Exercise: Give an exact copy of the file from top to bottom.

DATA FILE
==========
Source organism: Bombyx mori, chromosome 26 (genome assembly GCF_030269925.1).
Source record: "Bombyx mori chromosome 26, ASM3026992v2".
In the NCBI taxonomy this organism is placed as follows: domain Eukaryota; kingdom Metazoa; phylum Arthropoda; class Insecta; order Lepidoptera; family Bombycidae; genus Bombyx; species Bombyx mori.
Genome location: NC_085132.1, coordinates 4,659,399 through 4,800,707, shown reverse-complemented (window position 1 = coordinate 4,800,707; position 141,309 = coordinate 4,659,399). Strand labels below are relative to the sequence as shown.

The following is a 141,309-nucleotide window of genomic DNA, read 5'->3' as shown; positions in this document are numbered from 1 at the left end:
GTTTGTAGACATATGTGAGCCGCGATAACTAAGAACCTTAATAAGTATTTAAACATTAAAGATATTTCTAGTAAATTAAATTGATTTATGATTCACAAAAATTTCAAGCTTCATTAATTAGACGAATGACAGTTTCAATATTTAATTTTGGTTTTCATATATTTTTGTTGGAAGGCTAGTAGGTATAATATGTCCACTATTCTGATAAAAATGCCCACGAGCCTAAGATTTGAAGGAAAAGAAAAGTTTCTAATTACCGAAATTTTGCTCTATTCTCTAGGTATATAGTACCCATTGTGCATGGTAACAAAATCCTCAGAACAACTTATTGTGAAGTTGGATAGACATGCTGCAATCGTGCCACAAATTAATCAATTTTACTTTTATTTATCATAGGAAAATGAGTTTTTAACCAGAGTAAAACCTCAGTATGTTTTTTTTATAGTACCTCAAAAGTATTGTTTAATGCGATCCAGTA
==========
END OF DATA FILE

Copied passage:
Source organism: Bombyx mori, chromosome 26 (genome assembly GCF_030269925.1).
Source record: "Bombyx mori chromosome 26, ASM3026992v2".
In the NCBI taxonomy this organism is placed as follows: domain Eukaryota; kingdom Metazoa; phylum Arthropoda; class Insecta; order Lepidoptera; family Bombycidae; genus Bombyx; species Bombyx mori.
Genome location: NC_085132.1, coordinates 4,659,399 through 4,800,707, shown reverse-complemented (window position 1 = coordinate 4,800,707; position 141,309 = coordinate 4,659,399). Strand labels below are relative to the sequence as shown.

The following is a 141,309-nucleotide window of genomic DNA, read 5'->3' as shown; positions in this document are numbered from 1 at the left end:
GTTTGTAGACATATGTGAGCCGCGATAACTAAGAACCTTAATAAGTATTTAAACATTAAAGATATTTCTAGTAAATTAAATTGATTTATGATTCACAAAAATTTCAAGCTTCATTAATTAGACGAATGACAGTTTCAATATTTAATTTTGGTTTTCATATATTTTTGTTGGAAGGCTAGTAGGTATAATATGTCCACTATTCTGATAAAAATGCCCACGAGCCTAAGATTTGAAGGAAAAGAAAAGTTTCTAATTACCGAAATTTTGCTCTATTCTCTAGGTATATAGTACCCATTGTGCATGGTAACAAAATCCTCAGAACAACTTATTGTGAAGTTGGATAGACATGCTGCAATCGTGCCACAAATTAATCAATTTTACTTTTATTTATCATAGGAAAATGAGTTTTTAACCAGAGTAAAACCTCAGTATGTTTTTTTTATAGTACCTCAAAAGTATTGTTTAATGCGATCCAGTA